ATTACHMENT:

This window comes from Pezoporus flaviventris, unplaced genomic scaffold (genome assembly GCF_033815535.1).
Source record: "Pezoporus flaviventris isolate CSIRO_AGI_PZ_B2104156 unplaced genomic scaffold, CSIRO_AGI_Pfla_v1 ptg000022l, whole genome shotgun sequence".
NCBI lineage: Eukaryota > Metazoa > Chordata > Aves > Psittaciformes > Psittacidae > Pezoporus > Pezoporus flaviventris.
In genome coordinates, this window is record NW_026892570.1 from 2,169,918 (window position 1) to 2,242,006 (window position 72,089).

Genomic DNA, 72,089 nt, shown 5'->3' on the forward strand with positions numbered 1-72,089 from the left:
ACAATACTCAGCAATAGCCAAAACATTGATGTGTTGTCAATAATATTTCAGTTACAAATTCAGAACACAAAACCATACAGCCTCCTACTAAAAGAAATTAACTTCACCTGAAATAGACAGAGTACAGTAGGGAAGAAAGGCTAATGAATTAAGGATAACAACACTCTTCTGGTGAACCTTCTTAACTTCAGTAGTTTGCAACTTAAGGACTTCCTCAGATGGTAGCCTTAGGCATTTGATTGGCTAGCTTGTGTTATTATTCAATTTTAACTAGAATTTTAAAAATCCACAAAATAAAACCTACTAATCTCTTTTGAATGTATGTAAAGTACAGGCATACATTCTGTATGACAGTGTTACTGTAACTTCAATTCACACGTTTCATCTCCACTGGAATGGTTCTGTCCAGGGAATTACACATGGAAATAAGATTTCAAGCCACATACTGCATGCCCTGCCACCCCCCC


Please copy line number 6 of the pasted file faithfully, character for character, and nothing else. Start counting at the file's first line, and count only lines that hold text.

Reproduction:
ACAATACTCAGCAATAGCCAAAACATTGATGTGTTGTCAATAATATTTCAGTTACAAATTCAGAACACAAAACCATACAGCCTCCTACTAAAAGAAATTAACTTCACCTGAAATAGACAGAGTACAGTAGGGAAGAAAGGCTAATGAATTAAGGATAACAACACTCTTCTGGTGAACCTTCTTAACTTCAGTAGTTTGCAACTTAAGGACTTCCTCAGATGGTAGCCTTAGGCATTTGATTGGCTAGCTTGTGTTATTATTCAATTTTAACTAGAATTTTAAAAATCCACAAAATAAAACCTACTAATCTCTTTTGAATGTATGTAAAGTACAGGCATACATTCTGTATGACAGTGTTACTGTAACTTCAATTCACACGTTTCATCTCCACTGGAATGGTTCTGTCCAGGGAATTACACATGGAAATAAGATTTCAAGCCACATACTGCATGCCCTGCCACCCCCCC